Reviewed by Judy Richter
Patrick Barlow adapted this comedy from the film by Alfred Hitchcock and a novel by John Buchan.
This minimalist production uses only four actors. Brad Satterwhite plays the debonair hero, Richard Hannay, while Elspeth Noble plays three female characters. The dozens of other characters are played by Ross Neuenfeldt and Russell Ward, called Clowns 1 and 2.
As Richard watches the show from a box, a mysterious woman joins him before shots ring out. They flee to his flat, where she tells him that a spy plot threatens the country. She gives him some basic details before being stabbed.
Suspected of her murder and eager to save the country, Richard heads for the master spy's home in Scotland. Along the way he barely eludes an assortment of police and acquires an unwitting travel companion and eventual love interest, Pamela (Noble).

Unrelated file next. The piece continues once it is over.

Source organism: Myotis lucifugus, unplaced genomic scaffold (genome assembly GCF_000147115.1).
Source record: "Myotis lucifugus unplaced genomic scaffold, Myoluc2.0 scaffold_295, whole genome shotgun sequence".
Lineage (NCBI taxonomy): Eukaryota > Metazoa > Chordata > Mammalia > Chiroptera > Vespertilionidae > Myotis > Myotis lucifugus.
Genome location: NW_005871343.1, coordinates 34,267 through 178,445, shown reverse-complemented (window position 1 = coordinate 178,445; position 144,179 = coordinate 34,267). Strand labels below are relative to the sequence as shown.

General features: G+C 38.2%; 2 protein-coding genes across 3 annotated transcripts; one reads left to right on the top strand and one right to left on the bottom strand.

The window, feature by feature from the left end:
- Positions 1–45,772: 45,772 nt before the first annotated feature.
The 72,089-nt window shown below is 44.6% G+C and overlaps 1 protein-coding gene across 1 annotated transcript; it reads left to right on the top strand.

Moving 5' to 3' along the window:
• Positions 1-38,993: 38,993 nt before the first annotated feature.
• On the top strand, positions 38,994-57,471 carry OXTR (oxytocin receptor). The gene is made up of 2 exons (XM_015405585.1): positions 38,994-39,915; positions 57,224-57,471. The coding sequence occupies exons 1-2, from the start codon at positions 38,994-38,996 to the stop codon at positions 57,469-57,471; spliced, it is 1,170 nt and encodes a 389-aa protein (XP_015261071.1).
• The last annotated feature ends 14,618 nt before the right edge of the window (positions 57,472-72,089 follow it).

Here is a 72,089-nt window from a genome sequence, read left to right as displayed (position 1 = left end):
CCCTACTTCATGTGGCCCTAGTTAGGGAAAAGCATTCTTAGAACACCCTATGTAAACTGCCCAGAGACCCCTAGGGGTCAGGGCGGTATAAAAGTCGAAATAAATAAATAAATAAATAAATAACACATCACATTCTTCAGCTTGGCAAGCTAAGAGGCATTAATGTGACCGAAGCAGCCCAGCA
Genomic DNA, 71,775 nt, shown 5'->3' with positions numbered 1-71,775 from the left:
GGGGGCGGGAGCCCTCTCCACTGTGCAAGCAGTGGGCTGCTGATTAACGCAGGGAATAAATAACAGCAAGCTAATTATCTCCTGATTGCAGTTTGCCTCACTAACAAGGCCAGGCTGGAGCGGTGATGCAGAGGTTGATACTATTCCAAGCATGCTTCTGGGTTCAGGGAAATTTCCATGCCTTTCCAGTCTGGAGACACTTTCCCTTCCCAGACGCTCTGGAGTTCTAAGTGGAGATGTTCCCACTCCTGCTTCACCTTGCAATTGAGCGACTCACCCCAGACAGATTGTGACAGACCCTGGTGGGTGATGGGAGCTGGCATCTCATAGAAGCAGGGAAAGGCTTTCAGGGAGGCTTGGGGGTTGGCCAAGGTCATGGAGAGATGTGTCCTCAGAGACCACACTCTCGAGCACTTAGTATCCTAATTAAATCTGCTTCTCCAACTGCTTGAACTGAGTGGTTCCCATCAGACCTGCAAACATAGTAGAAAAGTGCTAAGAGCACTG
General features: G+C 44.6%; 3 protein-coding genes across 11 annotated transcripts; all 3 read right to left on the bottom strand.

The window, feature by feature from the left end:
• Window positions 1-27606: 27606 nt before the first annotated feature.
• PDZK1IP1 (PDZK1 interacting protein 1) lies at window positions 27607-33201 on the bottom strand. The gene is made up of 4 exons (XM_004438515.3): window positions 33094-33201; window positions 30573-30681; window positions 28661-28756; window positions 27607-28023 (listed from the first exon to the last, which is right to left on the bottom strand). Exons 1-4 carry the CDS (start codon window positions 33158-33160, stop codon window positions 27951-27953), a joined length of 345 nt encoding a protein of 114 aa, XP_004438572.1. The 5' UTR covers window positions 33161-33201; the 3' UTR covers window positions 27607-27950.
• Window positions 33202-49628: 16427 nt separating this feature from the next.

Directed by Hunt Burdick, this production has numerous hilarious moments. Many of them come from quick character changes -- some with only a switch of hats -- by the Clowns, aided by costumer Mae Heagerty-Matos.
Steve Nyberg's set (lit by Matthew Johns) uses few stage pieces, many on wheels, to facilitate scene changes. On the other hand, the sound design by Alan Chang sometimes covers dialogue. This is especially problematic with the Clowns when the action moves to Scotland, where the thick accents are already hard to understand.
Overall, though, it's a fun show. Satterwhite and Noble are standouts in the cast.
Hillbarn patrons will be pleased to know that construction has begun to expand the restrooms and upgrade the offices and lobby. Dan Demers, executive artistic director, said in his pre-curtain speech that this work is expected to be completed in about two weeks. That would be well before the next show, "White Christmas," begins Dec. 4.
In the meantime, Hillbarn has set up five portable toilets plus washing stations and canopies in the courtyard. Patrons may enter the facility from the back parking lot.
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